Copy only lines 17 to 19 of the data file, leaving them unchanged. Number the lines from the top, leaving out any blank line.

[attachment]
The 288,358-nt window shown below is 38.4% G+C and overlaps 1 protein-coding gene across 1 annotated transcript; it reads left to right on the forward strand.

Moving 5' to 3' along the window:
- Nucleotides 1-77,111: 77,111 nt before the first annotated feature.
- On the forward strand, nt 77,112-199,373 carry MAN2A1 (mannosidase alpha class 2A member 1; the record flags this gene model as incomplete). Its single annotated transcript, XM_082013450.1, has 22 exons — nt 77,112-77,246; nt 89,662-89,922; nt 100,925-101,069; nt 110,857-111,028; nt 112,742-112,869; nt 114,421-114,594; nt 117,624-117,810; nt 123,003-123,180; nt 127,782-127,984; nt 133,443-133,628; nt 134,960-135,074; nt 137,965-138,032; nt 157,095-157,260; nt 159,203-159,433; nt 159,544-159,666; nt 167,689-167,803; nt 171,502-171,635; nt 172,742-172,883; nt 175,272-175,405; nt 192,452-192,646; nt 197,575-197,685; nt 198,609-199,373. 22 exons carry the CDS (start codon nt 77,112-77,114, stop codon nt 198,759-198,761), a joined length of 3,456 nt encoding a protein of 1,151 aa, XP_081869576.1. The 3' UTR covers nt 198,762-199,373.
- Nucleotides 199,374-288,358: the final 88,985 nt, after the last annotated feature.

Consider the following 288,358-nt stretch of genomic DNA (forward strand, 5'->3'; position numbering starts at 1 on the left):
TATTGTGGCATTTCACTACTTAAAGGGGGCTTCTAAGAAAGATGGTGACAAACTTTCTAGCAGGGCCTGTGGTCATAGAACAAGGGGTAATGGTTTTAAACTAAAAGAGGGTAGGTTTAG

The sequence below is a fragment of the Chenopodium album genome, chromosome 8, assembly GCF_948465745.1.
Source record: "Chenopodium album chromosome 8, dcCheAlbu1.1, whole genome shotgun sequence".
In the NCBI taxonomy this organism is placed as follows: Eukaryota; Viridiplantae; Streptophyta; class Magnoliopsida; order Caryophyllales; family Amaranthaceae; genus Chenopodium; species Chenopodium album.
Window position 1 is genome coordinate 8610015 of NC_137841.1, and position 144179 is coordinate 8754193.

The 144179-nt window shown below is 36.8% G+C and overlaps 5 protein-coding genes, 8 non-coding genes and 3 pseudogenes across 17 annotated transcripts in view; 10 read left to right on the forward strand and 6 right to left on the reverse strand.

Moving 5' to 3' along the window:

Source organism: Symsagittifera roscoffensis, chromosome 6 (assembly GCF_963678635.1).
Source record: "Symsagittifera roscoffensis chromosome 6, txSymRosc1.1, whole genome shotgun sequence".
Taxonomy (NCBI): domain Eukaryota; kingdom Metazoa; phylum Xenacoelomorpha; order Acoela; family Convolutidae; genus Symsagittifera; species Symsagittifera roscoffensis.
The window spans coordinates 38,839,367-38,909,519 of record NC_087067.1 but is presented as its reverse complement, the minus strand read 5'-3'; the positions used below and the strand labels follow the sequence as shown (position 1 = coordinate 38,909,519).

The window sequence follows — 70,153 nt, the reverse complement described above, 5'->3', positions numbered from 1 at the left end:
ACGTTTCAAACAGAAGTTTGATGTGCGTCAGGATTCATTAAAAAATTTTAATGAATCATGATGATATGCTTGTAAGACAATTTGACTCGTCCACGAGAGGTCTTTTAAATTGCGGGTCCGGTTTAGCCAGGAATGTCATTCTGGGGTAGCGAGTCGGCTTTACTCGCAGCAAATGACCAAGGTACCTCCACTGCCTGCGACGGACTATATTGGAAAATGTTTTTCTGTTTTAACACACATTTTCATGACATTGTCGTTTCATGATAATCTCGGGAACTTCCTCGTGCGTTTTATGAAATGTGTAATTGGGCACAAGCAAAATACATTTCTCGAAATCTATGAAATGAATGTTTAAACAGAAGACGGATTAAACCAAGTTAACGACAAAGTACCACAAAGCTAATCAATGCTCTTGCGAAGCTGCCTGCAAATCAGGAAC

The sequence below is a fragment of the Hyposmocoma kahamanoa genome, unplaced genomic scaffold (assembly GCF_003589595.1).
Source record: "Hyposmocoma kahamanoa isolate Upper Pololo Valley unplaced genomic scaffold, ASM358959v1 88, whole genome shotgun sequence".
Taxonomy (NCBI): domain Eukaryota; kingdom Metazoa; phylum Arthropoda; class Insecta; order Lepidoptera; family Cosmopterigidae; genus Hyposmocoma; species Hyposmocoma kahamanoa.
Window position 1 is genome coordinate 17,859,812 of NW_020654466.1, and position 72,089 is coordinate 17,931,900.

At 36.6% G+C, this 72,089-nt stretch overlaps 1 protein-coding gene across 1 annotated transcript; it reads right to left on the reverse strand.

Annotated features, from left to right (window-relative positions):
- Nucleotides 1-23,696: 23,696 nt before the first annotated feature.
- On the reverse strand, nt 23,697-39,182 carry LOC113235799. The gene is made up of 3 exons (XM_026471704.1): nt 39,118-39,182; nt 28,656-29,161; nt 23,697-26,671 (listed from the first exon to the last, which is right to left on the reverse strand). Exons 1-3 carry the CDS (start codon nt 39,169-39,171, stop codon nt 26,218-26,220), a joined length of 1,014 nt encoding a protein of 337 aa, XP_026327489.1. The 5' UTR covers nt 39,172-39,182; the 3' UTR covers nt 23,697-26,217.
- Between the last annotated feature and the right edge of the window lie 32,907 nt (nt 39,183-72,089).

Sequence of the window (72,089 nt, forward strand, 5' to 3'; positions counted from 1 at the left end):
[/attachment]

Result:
The window spans coordinates 38,839,367-38,909,519 of record NC_087067.1 but is presented as its reverse complement, the minus strand read 5'-3'; the positions used below and the strand labels follow the sequence as shown (position 1 = coordinate 38,909,519).

The window sequence follows — 70,153 nt, the reverse complement described above, 5'->3', positions numbered from 1 at the left end:
ACGTTTCAAACAGAAGTTTGATGTGCGTCAGGATTCATTAAAAAATTTTAATGAATCATGATGATATGCTTGTAAGACAATTTGACTCGTCCACGAGAGGTCTTTTAAATTGCGGGTCCGGTTTAGCCAGGAATGTCATTCTGGGGTAGCGAGTCGGCTTTACTCGCAGCAAATGACCAAGGTACCTCCACTGCCTGCGACGGACTATATTGGAAAATGTTTTTCTGTTTTAACACACATTTTCATGACATTGTCGTTTCATGATAATCTCGGGAACTTCCTCGTGCGTTTTATGAAATGTGTAATTGGGCACAAGCAAAATACATTTCTCGAAATCTATGAAATGAATGTTTAAACAGAAGACGGATTAAACCAAGTTAACGACAAAGTACCACAAAGCTAATCAATGCTCTTGCGAAGCTGCCTGCAAATCAGGAAC